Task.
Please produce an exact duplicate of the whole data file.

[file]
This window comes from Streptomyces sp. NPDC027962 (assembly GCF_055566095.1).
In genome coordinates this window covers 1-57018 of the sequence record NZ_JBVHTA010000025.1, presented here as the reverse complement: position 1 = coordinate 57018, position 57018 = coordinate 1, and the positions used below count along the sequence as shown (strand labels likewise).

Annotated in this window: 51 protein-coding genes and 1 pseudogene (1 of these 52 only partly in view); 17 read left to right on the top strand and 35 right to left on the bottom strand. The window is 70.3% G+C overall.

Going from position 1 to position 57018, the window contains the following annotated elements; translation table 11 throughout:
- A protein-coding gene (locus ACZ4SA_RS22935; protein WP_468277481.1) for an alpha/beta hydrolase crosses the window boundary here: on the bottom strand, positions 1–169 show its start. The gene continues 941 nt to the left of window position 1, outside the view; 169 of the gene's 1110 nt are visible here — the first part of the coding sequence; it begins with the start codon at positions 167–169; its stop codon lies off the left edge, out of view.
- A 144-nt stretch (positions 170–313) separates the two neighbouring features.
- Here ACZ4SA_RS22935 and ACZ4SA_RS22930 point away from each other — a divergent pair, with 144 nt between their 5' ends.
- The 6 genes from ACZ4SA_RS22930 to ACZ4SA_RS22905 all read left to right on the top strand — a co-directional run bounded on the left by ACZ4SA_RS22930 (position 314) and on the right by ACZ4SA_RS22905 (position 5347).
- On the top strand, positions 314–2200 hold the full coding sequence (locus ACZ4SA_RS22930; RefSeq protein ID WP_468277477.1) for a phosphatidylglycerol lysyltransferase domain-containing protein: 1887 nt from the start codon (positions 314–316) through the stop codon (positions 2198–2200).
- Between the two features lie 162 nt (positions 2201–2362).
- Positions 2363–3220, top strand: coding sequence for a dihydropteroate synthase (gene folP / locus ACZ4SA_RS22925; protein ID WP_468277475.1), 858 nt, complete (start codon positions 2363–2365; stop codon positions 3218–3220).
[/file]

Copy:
This window comes from Streptomyces sp. NPDC027962 (assembly GCF_055566095.1).
In genome coordinates this window covers 1-57018 of the sequence record NZ_JBVHTA010000025.1, presented here as the reverse complement: position 1 = coordinate 57018, position 57018 = coordinate 1, and the positions used below count along the sequence as shown (strand labels likewise).

Annotated in this window: 51 protein-coding genes and 1 pseudogene (1 of these 52 only partly in view); 17 read left to right on the top strand and 35 right to left on the bottom strand. The window is 70.3% G+C overall.

Going from position 1 to position 57018, the window contains the following annotated elements; translation table 11 throughout:
- A protein-coding gene (locus ACZ4SA_RS22935; protein WP_468277481.1) for an alpha/beta hydrolase crosses the window boundary here: on the bottom strand, positions 1–169 show its start. The gene continues 941 nt to the left of window position 1, outside the view; 169 of the gene's 1110 nt are visible here — the first part of the coding sequence; it begins with the start codon at positions 167–169; its stop codon lies off the left edge, out of view.
- A 144-nt stretch (positions 170–313) separates the two neighbouring features.
- Here ACZ4SA_RS22935 and ACZ4SA_RS22930 point away from each other — a divergent pair, with 144 nt between their 5' ends.
- The 6 genes from ACZ4SA_RS22930 to ACZ4SA_RS22905 all read left to right on the top strand — a co-directional run bounded on the left by ACZ4SA_RS22930 (position 314) and on the right by ACZ4SA_RS22905 (position 5347).
- On the top strand, positions 314–2200 hold the full coding sequence (locus ACZ4SA_RS22930; RefSeq protein ID WP_468277477.1) for a phosphatidylglycerol lysyltransferase domain-containing protein: 1887 nt from the start codon (positions 314–316) through the stop codon (positions 2198–2200).
- Between the two features lie 162 nt (positions 2201–2362).
- Positions 2363–3220, top strand: coding sequence for a dihydropteroate synthase (gene folP / locus ACZ4SA_RS22925; protein ID WP_468277475.1), 858 nt, complete (start codon positions 2363–2365; stop codon positions 3218–3220).